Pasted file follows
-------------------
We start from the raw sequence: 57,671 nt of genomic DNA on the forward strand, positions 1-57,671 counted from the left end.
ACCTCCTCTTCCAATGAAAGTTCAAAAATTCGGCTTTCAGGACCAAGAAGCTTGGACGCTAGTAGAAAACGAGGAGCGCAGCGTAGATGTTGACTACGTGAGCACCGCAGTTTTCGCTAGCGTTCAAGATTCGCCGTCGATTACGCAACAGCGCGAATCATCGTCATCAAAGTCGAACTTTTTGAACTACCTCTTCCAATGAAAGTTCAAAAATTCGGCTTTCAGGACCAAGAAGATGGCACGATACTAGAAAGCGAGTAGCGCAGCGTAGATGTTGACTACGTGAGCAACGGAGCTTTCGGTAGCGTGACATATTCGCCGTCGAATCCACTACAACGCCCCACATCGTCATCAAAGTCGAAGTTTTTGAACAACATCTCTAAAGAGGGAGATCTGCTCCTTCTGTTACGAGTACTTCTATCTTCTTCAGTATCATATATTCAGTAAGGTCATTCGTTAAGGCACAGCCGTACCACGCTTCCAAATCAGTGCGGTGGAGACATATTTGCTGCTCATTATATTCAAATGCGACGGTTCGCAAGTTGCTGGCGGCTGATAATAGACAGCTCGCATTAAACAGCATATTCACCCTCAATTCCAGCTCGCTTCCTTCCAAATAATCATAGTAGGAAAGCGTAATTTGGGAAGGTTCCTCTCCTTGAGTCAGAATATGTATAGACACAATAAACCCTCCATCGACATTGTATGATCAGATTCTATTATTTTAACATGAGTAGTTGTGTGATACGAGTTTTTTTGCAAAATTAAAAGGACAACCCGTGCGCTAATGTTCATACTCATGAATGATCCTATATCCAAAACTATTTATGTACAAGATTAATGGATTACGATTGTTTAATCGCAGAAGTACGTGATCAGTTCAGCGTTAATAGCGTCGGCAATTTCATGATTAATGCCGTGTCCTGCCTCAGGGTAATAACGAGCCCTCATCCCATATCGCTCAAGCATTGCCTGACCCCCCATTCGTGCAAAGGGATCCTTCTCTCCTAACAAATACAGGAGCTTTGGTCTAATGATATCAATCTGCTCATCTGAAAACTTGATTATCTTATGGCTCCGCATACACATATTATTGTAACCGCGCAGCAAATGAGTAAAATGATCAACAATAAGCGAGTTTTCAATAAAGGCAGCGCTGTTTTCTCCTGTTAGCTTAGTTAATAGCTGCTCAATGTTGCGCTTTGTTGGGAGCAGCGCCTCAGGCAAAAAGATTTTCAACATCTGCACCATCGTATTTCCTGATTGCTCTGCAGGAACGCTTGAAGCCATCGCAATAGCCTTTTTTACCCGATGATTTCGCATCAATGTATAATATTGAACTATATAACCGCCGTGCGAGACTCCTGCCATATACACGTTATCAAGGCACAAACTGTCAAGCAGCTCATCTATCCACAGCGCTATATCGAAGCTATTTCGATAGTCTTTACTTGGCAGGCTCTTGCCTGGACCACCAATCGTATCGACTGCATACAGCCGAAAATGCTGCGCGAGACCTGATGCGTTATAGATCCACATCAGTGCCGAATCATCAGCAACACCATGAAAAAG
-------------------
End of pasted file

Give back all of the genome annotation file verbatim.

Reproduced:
We start from the raw sequence: 57,671 nt of genomic DNA on the forward strand, positions 1-57,671 counted from the left end.
ACCTCCTCTTCCAATGAAAGTTCAAAAATTCGGCTTTCAGGACCAAGAAGCTTGGACGCTAGTAGAAAACGAGGAGCGCAGCGTAGATGTTGACTACGTGAGCACCGCAGTTTTCGCTAGCGTTCAAGATTCGCCGTCGATTACGCAACAGCGCGAATCATCGTCATCAAAGTCGAACTTTTTGAACTACCTCTTCCAATGAAAGTTCAAAAATTCGGCTTTCAGGACCAAGAAGATGGCACGATACTAGAAAGCGAGTAGCGCAGCGTAGATGTTGACTACGTGAGCAACGGAGCTTTCGGTAGCGTGACATATTCGCCGTCGAATCCACTACAACGCCCCACATCGTCATCAAAGTCGAAGTTTTTGAACAACATCTCTAAAGAGGGAGATCTGCTCCTTCTGTTACGAGTACTTCTATCTTCTTCAGTATCATATATTCAGTAAGGTCATTCGTTAAGGCACAGCCGTACCACGCTTCCAAATCAGTGCGGTGGAGACATATTTGCTGCTCATTATATTCAAATGCGACGGTTCGCAAGTTGCTGGCGGCTGATAATAGACAGCTCGCATTAAACAGCATATTCACCCTCAATTCCAGCTCGCTTCCTTCCAAATAATCATAGTAGGAAAGCGTAATTTGGGAAGGTTCCTCTCCTTGAGTCAGAATATGTATAGACACAATAAACCCTCCATCGACATTGTATGATCAGATTCTATTATTTTAACATGAGTAGTTGTGTGATACGAGTTTTTTTGCAAAATTAAAAGGACAACCCGTGCGCTAATGTTCATACTCATGAATGATCCTATATCCAAAACTATTTATGTACAAGATTAATGGATTACGATTGTTTAATCGCAGAAGTACGTGATCAGTTCAGCGTTAATAGCGTCGGCAATTTCATGATTAATGCCGTGTCCTGCCTCAGGGTAATAACGAGCCCTCATCCCATATCGCTCAAGCATTGCCTGACCCCCCATTCGTGCAAAGGGATCCTTCTCTCCTAACAAATACAGGAGCTTTGGTCTAATGATATCAATCTGCTCATCTGAAAACTTGATTATCTTATGGCTCCGCATACACATATTATTGTAACCGCGCAGCAAATGAGTAAAATGATCAACAATAAGCGAGTTTTCAATAAAGGCAGCGCTGTTTTCTCCTGTTAGCTTAGTTAATAGCTGCTCAATGTTGCGCTTTGTTGGGAGCAGCGCCTCAGGCAAAAAGATTTTCAACATCTGCACCATCGTATTTCCTGATTGCTCTGCAGGAACGCTTGAAGCCATCGCAATAGCCTTTTTTACCCGATGATTTCGCATCAATGTATAATATTGAACTATATAACCGCCGTGCGAGACTCCTGCCATATACACGTTATCAAGGCACAAACTGTCAAGCAGCTCATCTATCCACAGCGCTATATCGAAGCTATTTCGATAGTCTTTACTTGGCAGGCTCTTGCCTGGACCACCAATCGTATCGACTGCATACAGCCGAAAATGCTGCGCGAGACCTGATGCGTTATAGATCCACATCAGTGCCGAATCATCAGCAACACCATGAAAAAG